Also, one of the many pages I was poking around at suggested SQLite Manager, a plugin for Firefox. There may be other similar things, I have no idea, but I really like it, it's free, and if you don't have anything that allows you to view the innards of your SQL db easily, I strongly recommend it. If you don't use Firefox, heck it's just another app (I tend to think I don't need three browsers on my machines, but hey).

More also, it is apparently a good idea to store really long ID numbers as text, not numeric. (Because something, somewhere, decided to round them all off so they were all wrong.)

Thursday, April 9, 2015

Kickstarter Talks

A great evening at Kickstarter HQ here in Greenpoint! Three fantastic talks about processes they use there:

  1. Kumquat: Rendering Graphs and Data from R into Rails, by Fred Benenson, Head of Data.
  2. Rack::Attack: Protect your app with this one weird gem! by Aaron Suggs, Engineering Lead.
  3. Testing Is Fun Again, by Rebecca Sliter, Engineer.

It is always great to see uses of ggplot, especially on data upon which I also use ggplot, and I got to talk to Aaron about the throttling they do to stop malicious scrapers (I fall into the non-malicious camp of course!).

They have a really great little auditorium and they were pretty awesome and had some text to speech system for anyone who was hearing impaired -- that's the bright rectangle in the lower left (it's washed out due to contrast).
Here is Aaron talking about throttling overly requesty processes, which I found really funny since I have scraped Kickstarter but hopefully for good not for evil. 
Finally, here is a ggplot chart I made of some Kickstarter data, for Music, US projects, with various other long-winded details, but this shows that, out of those who succeeded on their first project (blue line), people with a lower pledged/funder ratio (left side) were slightly more likely to do a second project (higher on the Y axis) than those with a higher pledged/funder ratio. We call this ratio "the sugar daddy" measure, since if you are higher on this measure, maybe your rich uncle came in at the last minute to save your project.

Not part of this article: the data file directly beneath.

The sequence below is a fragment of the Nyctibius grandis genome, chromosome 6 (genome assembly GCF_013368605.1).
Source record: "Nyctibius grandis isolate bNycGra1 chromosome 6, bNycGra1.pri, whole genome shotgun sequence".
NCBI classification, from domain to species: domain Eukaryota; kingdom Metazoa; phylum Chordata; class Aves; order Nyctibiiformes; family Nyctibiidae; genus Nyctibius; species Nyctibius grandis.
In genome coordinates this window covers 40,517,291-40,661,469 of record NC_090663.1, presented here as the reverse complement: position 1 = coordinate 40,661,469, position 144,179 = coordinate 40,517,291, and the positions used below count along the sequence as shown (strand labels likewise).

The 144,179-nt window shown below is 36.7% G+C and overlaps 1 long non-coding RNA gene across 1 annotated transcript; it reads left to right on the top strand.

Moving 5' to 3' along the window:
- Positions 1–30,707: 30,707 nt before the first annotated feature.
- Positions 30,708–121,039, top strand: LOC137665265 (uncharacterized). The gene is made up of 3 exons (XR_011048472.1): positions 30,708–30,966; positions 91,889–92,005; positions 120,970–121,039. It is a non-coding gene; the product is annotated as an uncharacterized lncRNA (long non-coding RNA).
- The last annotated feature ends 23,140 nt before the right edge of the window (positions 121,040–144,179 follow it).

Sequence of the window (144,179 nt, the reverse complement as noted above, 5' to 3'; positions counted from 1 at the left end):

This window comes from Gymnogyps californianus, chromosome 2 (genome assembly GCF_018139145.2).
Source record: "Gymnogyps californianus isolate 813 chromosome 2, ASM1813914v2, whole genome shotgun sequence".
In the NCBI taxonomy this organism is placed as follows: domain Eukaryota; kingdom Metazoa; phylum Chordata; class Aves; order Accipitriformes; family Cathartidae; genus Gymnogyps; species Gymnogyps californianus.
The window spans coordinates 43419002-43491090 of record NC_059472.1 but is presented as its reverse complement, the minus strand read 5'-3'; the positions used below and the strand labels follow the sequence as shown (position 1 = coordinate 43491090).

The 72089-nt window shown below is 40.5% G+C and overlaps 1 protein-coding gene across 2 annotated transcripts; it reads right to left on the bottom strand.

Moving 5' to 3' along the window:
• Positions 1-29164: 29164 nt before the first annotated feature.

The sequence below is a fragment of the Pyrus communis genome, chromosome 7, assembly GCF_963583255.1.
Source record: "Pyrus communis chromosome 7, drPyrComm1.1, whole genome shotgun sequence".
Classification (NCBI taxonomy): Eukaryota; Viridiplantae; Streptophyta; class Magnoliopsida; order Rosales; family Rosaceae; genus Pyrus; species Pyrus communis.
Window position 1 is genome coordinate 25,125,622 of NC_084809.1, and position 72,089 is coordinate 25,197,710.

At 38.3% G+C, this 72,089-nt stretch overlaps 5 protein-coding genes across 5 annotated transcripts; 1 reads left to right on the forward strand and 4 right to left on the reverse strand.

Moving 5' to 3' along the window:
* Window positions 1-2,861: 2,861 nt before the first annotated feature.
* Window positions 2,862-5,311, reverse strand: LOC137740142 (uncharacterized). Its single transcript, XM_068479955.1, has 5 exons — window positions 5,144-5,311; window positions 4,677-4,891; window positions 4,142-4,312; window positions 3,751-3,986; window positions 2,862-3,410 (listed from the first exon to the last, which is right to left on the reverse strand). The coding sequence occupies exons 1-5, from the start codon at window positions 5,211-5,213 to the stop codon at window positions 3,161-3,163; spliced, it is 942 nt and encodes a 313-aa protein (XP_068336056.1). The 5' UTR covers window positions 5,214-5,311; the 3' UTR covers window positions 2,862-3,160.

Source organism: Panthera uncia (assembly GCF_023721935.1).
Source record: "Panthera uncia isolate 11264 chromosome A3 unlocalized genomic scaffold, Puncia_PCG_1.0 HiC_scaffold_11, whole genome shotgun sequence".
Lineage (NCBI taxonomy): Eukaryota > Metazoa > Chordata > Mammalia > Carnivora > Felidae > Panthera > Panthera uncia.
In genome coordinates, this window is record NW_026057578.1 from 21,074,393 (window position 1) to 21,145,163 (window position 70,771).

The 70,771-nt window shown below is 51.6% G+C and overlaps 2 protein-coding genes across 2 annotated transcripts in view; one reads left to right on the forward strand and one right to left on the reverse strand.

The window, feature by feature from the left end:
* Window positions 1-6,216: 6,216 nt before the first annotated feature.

Friday, April 3, 2015

R and Unlist Your List!

If you try to assign a list to a column in an R data frame, it won't quite work, you need unlist. (That's the short version for the search engine snippet, although it does not make for a great narrative intro, it's more the concise summary.)

A few days ago, I was working in R, and was generating a new data frame from another one. It was a little more complex than I was used to, for instance I had to bin one variable by the values of another variable, and make some new percentage/frequencies in the new, smaller, data frame, so I couldn't just use the non-looping approach that is common to R (and which is a lot nicer and fast). The data frame was relatively small, so one loop level was not a problem, even on my 4.5 year old MacBook Air.

In one section, I generated a list of values (numeric, nothing fancy), and then assigned that list to a column in my new data frame. When I called the data frame to look at it, it looked fine, but if I did str(my_df) or summary(my_df) something was horribly wrong -- the column wasn't a numeric column, it was some odd list format and wasn't working for my ggplot.

I tried assigning the generated values directly to the column in the data frame, with something like this inside the loop, where I also incremented i:

my_df[i, 'the_variable'] = one_generated_variable

(Note I can't use R syntax there with the greater than sign, Google barfs on the code even though it's text, so I have to use the equals sign which is older R style.)

one_generated_variable was just a numeric value. Should have been fine, I thought! But no, it still came out as a list. I have no idea why, honestly it seems impossible since the values were generated one at a time and assigned then and there -- they were not bundled into a list first. But, unlist fixed the problem.

my_df$the_variable = unlist(my_df$the_variable)

That did it. I still don't understand the details, since I don't see why it was a list in the first place (aren't columns vectors anyways?). I have never run into that problem before, although mostly I've been working in Python lately.

Also, a friend put me onto data.table instead of data.frame for bigger data.